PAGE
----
A look inside Monaco’s Portier Cove: a tiny principality’s giant project

Monaco, the world’s second smallest country is undertaking one of Europe’s largest and most ambitious construction projects. Portier Cove, a $2.4 billion land reclamation project will create a new residential area encompassing six hectares of luxury homes, gardens and public space, all within a principality smaller than New York’s Central Park.

The project is expected to deliver over 120 new residential units to ease the acute shortage of Monaco real estate. The homes on offer will represent the most modern and luxurious homes available on the Riviera, at an anticipated cost of €100,000 per square meter. However, even the behemoth construction cranes presently dredging the sea just off the famous Avenue de Princesse Grace and Larvotto beach, belie the scale of the project.

Over five million tons of Sicilian sand will be imported to fill the shallow harbour, whilst specialist marine scientists work alongside the construction team to protect the delicate marine ecosystem. At the heart of the project, is a broader commitment to sustainability – a cause long championed by Prince Albert of Monaco within a grand-plan to transition Monaco to be completely carbon-neutral by 2050.

The Pritzker Prize-winning architect Renzo Piano has been tasked with designing the 120 luxury apartments and villas with sympathy for the environment. Rainwater recovery systems, photovoltaic solar energy panels and thermal pumps will all serve to minimize the everyday carbon footprint of the development. The neighbourhood itself will be pedestrianized, with e-bike stations being the one concession to vehicular transport.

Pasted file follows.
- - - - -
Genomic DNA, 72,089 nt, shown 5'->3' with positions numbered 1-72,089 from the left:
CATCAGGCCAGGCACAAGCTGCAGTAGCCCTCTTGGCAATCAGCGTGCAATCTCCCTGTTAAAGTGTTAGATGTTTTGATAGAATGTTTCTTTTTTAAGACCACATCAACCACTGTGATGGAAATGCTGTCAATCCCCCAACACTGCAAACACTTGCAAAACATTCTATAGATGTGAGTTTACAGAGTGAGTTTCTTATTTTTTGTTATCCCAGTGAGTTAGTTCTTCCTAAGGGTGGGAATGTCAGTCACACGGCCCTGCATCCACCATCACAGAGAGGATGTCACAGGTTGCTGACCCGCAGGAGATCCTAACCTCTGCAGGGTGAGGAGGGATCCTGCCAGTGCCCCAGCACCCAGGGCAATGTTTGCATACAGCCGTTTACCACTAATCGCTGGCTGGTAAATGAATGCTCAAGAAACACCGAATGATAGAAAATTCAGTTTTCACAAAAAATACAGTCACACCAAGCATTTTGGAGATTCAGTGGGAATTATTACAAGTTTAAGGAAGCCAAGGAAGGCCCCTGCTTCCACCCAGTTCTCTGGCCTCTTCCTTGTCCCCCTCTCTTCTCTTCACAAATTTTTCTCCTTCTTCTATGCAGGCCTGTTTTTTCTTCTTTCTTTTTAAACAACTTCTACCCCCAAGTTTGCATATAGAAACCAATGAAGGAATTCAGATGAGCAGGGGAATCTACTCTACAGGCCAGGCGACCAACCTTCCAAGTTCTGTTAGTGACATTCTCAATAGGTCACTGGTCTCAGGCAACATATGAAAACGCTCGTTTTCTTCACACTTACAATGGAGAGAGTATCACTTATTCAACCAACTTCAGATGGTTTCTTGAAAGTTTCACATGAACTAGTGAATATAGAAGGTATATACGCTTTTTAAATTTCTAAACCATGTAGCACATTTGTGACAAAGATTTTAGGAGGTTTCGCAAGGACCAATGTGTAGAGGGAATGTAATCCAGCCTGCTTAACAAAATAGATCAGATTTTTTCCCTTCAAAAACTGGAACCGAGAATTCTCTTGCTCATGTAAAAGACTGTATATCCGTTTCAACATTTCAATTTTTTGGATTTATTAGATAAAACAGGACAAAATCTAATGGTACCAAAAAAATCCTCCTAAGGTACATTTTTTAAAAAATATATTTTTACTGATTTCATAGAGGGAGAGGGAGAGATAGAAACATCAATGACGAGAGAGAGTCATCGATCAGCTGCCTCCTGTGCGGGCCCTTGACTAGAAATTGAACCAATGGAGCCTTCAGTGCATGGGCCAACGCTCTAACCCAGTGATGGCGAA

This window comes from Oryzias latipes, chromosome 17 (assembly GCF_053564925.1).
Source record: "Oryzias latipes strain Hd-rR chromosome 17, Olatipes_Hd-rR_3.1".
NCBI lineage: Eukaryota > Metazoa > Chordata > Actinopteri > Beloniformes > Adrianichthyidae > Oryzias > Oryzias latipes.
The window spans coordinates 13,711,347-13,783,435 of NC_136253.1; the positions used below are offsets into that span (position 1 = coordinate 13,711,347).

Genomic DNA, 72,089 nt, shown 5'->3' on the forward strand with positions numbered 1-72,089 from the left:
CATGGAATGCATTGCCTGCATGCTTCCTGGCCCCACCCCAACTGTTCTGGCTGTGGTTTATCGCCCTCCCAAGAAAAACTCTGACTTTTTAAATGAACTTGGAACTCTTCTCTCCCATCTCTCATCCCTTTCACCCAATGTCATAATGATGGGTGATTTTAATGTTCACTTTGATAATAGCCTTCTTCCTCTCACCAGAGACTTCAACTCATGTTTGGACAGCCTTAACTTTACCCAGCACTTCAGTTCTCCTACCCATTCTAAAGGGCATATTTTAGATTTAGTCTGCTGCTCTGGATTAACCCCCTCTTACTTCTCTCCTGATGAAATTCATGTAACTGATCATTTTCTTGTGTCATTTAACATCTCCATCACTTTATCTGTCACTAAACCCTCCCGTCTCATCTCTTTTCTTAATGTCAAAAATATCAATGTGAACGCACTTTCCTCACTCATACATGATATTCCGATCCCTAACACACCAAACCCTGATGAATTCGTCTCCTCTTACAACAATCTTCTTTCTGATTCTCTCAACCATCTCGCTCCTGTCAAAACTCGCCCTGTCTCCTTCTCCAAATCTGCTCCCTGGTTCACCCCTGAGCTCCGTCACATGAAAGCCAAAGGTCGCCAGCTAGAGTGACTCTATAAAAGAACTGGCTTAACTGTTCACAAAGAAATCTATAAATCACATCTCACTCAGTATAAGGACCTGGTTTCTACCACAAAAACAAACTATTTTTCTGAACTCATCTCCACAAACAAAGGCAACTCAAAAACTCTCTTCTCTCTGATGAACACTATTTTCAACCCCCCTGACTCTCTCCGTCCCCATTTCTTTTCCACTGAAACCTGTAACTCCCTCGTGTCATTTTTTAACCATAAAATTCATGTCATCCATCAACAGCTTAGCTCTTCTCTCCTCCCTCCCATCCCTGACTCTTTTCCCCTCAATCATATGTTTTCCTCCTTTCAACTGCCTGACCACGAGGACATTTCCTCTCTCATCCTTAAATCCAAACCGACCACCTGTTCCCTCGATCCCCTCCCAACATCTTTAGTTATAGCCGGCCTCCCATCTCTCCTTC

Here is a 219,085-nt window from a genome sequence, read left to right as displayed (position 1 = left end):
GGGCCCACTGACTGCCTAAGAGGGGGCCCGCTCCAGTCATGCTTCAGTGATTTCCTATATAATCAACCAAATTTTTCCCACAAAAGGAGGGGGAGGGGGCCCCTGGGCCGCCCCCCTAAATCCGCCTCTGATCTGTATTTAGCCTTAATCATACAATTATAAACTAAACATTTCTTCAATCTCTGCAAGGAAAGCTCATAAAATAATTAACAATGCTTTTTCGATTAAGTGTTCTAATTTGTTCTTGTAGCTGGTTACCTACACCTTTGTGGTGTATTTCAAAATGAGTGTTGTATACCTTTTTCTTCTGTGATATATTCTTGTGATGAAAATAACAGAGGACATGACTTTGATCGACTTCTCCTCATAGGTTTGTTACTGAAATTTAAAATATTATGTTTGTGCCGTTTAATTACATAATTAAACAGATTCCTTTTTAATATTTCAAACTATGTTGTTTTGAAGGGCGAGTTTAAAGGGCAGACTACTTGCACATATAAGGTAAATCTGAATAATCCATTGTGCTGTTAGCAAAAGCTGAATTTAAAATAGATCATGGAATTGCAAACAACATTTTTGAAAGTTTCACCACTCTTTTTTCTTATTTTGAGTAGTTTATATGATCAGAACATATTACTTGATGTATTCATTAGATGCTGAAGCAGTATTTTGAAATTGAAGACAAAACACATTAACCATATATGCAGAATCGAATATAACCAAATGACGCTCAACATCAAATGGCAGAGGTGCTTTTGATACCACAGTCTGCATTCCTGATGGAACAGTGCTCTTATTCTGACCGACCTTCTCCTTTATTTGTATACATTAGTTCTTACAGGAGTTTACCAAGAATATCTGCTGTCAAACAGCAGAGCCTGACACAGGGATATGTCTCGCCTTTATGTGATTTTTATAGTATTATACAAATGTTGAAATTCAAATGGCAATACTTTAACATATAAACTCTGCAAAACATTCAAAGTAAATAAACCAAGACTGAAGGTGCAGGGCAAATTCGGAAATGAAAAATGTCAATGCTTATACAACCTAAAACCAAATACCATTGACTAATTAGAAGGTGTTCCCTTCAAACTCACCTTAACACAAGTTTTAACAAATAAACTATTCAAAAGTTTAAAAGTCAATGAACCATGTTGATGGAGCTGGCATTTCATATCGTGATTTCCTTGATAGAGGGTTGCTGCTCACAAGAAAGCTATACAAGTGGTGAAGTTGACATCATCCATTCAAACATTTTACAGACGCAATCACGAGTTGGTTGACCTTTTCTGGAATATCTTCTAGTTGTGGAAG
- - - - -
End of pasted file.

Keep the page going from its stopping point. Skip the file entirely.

Portier Cove is far from Monaco’s first experiment in land reclamation. The district of Fontvieille was constructed with land reclaimed from the sea in the 1970s and is today a popular area for families. The scarce larger units in buildings such as Memmo Centre, Seaside Plaza and Eden Star command significant premiums on both the rentals and sales market, reflecting the dearth of acceptable family homes in the principality.

Portier Cove is expected to complete by 2025 and is expected to generate revenues of €4.1 billion. It will be interesting to observe how the project delivers on the twin challenges of sustainability and commercial viability for the developer.

Hanushka Toni

Hanushka Toni is an established writer and editor of luxury blog, Luxury Marionette. She graduated with a first honors law degree from Kings College London before working as a private client solicitor in the City. She subsequently left the law to pursue writing full time.

Hanushka has written for many top UK publications including the Spectator where she has been a regular contributor. She is currently based in Monaco from where she writes for a range of publications, as well as working at Relevance, a luxury digital marketing agency.

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